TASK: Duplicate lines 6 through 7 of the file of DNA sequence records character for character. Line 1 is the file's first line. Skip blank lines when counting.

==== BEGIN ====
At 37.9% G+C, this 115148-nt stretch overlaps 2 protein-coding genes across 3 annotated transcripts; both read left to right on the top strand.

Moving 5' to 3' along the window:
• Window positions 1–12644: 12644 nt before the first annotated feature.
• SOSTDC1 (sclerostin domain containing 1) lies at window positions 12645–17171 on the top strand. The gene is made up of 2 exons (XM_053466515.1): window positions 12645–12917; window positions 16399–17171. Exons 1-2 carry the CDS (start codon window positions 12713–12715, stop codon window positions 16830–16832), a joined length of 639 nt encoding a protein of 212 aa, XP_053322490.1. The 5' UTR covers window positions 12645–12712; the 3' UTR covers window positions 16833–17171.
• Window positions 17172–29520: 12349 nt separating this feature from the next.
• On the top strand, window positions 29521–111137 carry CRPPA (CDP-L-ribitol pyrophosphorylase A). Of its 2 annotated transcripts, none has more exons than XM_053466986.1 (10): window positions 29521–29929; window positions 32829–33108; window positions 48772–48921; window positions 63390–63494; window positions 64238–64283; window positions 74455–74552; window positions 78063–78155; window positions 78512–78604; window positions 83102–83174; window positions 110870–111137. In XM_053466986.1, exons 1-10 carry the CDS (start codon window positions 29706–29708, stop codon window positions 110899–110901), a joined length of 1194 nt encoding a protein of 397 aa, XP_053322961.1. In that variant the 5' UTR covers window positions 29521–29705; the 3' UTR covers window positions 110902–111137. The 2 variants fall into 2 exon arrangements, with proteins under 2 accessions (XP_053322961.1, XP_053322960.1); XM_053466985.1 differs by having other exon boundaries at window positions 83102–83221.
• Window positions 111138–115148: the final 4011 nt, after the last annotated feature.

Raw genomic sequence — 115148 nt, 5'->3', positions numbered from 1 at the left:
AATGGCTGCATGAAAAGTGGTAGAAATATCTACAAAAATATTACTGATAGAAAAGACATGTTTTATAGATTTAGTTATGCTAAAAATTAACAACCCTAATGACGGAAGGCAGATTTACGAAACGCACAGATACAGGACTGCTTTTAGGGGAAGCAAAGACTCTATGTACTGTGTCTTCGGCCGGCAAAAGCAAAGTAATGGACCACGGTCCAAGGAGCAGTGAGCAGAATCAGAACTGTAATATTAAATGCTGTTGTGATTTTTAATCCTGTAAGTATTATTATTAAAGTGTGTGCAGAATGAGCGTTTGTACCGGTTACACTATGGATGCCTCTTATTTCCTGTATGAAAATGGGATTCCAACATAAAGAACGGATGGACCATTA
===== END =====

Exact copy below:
• On the top strand, window positions 29521–111137 carry CRPPA (CDP-L-ribitol pyrophosphorylase A). Of its 2 annotated transcripts, none has more exons than XM_053466986.1 (10): window positions 29521–29929; window positions 32829–33108; window positions 48772–48921; window positions 63390–63494; window positions 64238–64283; window positions 74455–74552; window positions 78063–78155; window positions 78512–78604; window positions 83102–83174; window positions 110870–111137. In XM_053466986.1, exons 1-10 carry the CDS (start codon window positions 29706–29708, stop codon window positions 110899–110901), a joined length of 1194 nt encoding a protein of 397 aa, XP_053322961.1. In that variant the 5' UTR covers window positions 29521–29705; the 3' UTR covers window positions 110902–111137. The 2 variants fall into 2 exon arrangements, with proteins under 2 accessions (XP_053322961.1, XP_053322960.1); XM_053466985.1 differs by having other exon boundaries at window positions 83102–83221.
• Window positions 111138–115148: the final 4011 nt, after the last annotated feature.